5 things you need to know in Australian tech today

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1. Stop sweating about robots taking our jobs, says one expert. At Xerocon in Melbourne, author and entrepreneur Dr Catherine Ball said that people who fear technology will make them redundant “lack imagination” and “lack creativity”. She cites how previous industrial revolutions increased employment and raised the standard of living. Xero chief Rod Drury added that the free time allowed by technology in the future could necessitate a universal basic income, although the problem of multinationals dodging local tax had to resolve to fund such schemes. Read more on the conversation.

2. Now you can automatically hand over your data to fintech startups to make it easier to move away from the big banks. Macquarie has become the first Australian financial institution to launch open banking, which lets customers to allow third parties – like accounting software and fintech apps – to take a feed from the bank for seamless take-up of new services. Macquarie has taken the initiative while the government is conducting a review into how it could force the Big Four to play ball. Read more here.

3. The exec driving the move to cloud computing has departed the Australian Taxation Office. The AFR reports assistant commissioner for service operations Craig Fox has resigned after 34 years with the organisation. The ATO is in the midst of moving from its own servers to outsourced cloud servers hosted by Amazon Web Services and Macquarie Cloud Services, which will allow it to scale faster in times of high demand and fix problems easier when outages come up.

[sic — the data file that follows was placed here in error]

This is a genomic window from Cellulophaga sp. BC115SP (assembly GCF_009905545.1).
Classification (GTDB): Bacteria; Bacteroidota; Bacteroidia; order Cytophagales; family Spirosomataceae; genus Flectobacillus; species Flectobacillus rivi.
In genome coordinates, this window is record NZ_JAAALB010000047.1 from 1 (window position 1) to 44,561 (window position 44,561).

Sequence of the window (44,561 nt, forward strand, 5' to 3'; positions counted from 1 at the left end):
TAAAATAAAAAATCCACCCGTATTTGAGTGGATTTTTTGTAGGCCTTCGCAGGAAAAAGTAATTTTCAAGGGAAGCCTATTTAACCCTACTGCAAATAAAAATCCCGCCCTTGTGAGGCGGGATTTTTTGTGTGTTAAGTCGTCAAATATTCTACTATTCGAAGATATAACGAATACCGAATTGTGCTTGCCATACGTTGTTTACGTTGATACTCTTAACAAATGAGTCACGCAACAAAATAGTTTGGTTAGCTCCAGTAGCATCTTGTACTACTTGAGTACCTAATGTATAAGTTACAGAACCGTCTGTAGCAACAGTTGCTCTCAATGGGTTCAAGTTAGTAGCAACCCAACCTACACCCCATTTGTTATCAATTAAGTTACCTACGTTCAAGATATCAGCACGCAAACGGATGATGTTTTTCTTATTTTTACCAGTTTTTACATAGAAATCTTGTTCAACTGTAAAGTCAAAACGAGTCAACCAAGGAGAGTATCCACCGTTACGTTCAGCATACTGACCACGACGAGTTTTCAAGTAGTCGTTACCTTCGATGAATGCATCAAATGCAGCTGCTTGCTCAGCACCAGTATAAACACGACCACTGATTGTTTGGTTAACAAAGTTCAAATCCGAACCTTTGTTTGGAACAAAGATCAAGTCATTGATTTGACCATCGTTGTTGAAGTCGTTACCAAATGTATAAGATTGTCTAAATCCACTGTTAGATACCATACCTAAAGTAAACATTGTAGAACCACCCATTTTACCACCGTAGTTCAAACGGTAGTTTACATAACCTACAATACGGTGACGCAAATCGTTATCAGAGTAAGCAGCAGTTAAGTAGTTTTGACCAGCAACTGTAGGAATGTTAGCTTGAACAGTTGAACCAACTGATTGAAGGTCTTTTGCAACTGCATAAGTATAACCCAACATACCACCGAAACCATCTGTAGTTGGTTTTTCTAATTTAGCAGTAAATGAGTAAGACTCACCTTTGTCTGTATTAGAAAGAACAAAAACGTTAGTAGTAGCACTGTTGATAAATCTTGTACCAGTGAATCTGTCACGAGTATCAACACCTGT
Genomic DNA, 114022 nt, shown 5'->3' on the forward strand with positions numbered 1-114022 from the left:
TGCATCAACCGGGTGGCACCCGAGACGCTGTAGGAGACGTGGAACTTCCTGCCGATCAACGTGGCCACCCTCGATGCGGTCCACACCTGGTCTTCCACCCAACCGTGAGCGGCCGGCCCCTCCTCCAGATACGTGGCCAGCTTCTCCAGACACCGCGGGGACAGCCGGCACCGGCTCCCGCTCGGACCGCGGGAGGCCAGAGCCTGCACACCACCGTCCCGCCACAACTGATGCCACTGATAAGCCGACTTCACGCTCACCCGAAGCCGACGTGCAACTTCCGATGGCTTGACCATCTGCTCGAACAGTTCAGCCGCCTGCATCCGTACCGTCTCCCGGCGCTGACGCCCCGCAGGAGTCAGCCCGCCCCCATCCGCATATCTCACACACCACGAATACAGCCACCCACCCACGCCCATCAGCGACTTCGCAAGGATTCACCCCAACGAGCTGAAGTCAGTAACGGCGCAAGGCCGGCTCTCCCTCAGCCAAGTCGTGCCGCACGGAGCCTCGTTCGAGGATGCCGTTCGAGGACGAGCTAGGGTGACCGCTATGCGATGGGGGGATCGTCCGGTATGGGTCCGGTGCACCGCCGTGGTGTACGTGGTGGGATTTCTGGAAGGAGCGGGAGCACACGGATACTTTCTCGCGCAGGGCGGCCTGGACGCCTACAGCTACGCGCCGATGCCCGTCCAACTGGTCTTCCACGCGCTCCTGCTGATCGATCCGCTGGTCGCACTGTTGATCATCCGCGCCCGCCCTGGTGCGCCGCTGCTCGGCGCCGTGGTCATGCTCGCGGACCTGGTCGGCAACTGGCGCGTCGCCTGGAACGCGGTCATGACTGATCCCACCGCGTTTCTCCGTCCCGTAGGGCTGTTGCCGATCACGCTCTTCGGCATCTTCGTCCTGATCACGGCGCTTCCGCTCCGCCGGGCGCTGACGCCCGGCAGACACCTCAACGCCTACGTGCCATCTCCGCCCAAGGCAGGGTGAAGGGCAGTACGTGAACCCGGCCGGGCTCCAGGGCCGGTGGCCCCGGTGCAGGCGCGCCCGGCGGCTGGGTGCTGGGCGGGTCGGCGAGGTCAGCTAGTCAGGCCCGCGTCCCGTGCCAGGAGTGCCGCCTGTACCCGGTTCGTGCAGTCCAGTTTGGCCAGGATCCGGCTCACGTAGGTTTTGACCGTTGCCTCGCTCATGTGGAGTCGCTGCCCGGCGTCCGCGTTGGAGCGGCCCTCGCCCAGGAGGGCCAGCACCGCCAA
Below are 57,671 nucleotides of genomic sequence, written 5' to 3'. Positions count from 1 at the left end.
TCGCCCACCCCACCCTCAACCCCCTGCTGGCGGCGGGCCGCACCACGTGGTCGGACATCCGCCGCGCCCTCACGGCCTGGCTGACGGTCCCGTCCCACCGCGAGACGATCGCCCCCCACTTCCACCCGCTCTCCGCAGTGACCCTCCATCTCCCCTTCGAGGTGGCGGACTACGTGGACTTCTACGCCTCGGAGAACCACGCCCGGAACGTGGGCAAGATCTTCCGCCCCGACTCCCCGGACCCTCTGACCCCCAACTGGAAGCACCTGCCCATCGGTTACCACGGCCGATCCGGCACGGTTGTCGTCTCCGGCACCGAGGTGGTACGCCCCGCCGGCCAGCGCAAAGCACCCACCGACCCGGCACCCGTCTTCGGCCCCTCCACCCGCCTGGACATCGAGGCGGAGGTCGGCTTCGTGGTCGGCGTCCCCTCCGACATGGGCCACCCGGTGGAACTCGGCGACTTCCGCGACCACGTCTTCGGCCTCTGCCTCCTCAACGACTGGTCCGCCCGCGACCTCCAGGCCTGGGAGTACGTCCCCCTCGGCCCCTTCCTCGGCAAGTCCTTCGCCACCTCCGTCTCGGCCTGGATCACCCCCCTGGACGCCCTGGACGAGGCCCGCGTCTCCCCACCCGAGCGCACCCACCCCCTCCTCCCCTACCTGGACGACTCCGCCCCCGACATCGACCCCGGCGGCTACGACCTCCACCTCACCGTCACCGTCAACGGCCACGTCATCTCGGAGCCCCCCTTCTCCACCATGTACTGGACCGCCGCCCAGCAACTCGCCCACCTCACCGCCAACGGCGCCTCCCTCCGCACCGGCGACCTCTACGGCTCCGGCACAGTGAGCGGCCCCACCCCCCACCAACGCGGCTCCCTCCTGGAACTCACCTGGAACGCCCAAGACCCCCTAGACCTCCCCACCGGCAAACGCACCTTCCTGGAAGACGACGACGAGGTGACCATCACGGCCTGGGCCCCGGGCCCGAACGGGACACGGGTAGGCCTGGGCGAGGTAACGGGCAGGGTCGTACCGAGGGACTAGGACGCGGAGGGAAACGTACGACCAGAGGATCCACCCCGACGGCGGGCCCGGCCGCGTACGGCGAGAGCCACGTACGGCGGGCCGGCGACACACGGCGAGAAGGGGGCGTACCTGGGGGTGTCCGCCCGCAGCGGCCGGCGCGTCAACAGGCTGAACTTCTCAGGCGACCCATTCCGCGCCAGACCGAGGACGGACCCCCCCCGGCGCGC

4. The CSIRO is cutting jobs from the lab that famously invented wi-fi. iTnews reports the cuts are part of a wider round of 57 terminations that mostly impact the organisation’s minerals and resources teams. The 15 positions to wind up at the Marsfield lab are from the communications systems group within the cyber-physical systems program.

5. Social media trolls and pests should be recognised as having a clinical disorder. That’s the view of Flinders University researcher Dr Mubarak Rahamathulla, who says society doesn’t yet recognise “the multi-dimensional, complex problems of individuals with internet addiction disorder”. Read more here.

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